Remembering D-Day 76 years later


D-Day marked start of the end for Hitler as combined allied forces invade France

June 6, 2020 — “Operation Overlord” began on June 6, 1944, although planning and preparation for what became the most important mission of WWII began years earlier. The planned invasion of France by Allied troops was a closely guarded secret and the long-awaited implementation of a multi-pronged attack to free Europe from Nazi Germany was initiated on that day. 

The beaches of France were the primary staging ground for the most intense conflicts of the day, with Allied advances limited and less successful than military leaders had previously hoped. 

The associated land and air operations were critical components of the mission to free occupied France and were codenamed “Operation Neptune” — more generally known as the Battle of Normandy — which later came to be known as D-Day.

Operation Neptune comprised the largest seaborne invasion in history. It was also the first step in a journey that culminated in the freeing of Europe from beneath the boot heel of Adolf Hitler. 

The battles that occurred on D-Day were numerous and took place at different points on the French coast, at approximately the same time. While the majority of troops involved in the invasion were from America and Britain, troops from many other countries participated in D-Day and the Battle of Normandy, including Australia, Belgium, Czechoslovakia, Denmark, France, Greece, the Netherlands, New Zealand, Norway and Poland.

Americans were at the heart of Operation Neptune’s multi-pronged amphibious assault on the coastline in order to reestablish a military foothold on the continent with the goal of eventually defeating Hitler’s forces and retaking France.

The scale of the firepower employed that day was unprecedented and included sorties flown by 3,000 aircraft of assorted types and nearly 7,000 vessels which participated in naval operations. More than 150,000 Allied troops were directly involved in the fighting.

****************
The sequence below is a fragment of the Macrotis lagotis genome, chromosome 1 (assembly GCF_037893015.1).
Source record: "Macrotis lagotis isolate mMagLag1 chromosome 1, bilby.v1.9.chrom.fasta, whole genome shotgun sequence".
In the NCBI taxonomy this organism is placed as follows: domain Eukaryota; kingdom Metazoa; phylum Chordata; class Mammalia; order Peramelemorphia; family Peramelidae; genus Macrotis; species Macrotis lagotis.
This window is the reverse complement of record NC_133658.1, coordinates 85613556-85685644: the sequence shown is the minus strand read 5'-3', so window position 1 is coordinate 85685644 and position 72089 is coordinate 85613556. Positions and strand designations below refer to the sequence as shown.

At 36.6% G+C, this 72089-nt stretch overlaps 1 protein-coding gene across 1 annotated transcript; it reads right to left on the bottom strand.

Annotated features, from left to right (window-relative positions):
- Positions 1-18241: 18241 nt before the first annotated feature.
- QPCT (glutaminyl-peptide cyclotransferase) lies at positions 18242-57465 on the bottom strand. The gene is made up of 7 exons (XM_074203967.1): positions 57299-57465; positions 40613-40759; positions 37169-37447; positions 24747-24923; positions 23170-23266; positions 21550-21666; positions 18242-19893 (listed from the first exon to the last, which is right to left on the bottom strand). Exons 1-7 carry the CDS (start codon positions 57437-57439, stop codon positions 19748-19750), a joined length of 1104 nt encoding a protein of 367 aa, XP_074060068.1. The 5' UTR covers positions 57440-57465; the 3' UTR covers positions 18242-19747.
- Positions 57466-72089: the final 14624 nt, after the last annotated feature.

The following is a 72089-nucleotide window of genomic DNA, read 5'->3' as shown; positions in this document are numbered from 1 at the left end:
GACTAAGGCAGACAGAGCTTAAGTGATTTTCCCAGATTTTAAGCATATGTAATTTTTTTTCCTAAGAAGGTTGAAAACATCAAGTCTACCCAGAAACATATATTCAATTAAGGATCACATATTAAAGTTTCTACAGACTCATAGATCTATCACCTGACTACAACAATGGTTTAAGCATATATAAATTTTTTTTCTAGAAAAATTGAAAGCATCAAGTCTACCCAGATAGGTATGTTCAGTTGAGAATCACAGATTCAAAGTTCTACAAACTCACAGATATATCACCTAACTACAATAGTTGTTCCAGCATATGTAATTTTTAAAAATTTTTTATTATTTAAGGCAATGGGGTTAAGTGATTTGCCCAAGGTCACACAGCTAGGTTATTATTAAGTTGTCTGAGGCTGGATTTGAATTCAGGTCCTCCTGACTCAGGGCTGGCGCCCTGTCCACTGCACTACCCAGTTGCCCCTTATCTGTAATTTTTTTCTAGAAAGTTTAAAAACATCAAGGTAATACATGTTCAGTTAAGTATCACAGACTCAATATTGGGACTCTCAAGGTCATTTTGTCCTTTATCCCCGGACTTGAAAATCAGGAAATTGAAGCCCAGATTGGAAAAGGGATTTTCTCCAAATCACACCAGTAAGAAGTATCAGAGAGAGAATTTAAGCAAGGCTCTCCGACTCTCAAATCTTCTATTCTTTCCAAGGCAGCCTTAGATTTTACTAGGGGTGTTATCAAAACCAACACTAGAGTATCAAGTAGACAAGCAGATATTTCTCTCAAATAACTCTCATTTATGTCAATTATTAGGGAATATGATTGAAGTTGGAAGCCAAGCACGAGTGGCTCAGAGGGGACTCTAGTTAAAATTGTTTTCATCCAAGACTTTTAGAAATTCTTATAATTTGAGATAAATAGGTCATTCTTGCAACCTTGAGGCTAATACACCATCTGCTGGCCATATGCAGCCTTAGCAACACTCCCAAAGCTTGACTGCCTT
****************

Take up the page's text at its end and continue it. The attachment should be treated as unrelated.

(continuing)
Overall, the brutal battles on D-Day resulted in more than 10,000 Allied casualties, with almost 5,000 of those soldiers dying. German casualties were estimated to be triple those numbers. 

As part of an overall Allied strategy to free Europe from fascism, British Prime Minister Winston Churchill, American General Dwight D. Eisenhower and Russian President Joseph Stalin and their staffs crafted an elaborate plan to engage Hitler and the German war machine on a number of fronts. 

The hope was Hitler would have neither the troops nor the weaponry necessary to defend on multiple fronts and fall to defeat with the invasion of Normandy as the first step in that process.

This turned out to be a winning strategy as Germany eventually surrendered to Allied troops that had surrounded Berlin, after millions of tons of Allied bombs decimated the city. 

Millions of Germans had died either as casualties of fighting in the war or as collateral civilian deaths, never achieving the Nazi goal of establishing a 1,000-year Reich. 

The deadly battles that occurred on D-Day and over the ensuing months, have become the stuff of legends, immortalized on film by Stephen Spielberg’s “Saving Private Ryan” and in “Band of Brothers,” an Emmy-winning television series produced by Tom Hanks. 

According to dday-anniversary.com, “Each year, thousands of people descend on the French region of Normandy to pay homage to the soldiers, sailors and airmen who took part in D-Day, Operation Overlord and the Battle of Normandy. Veterans and their families, political figures, re-enactors, military vehicle enthusiasts and thousands of other men, women and children pay tribute to the those who fought to liberate Europe and remember those who never returned.”

Under COVID-19, many D-Day celebrations have been canceled this year.

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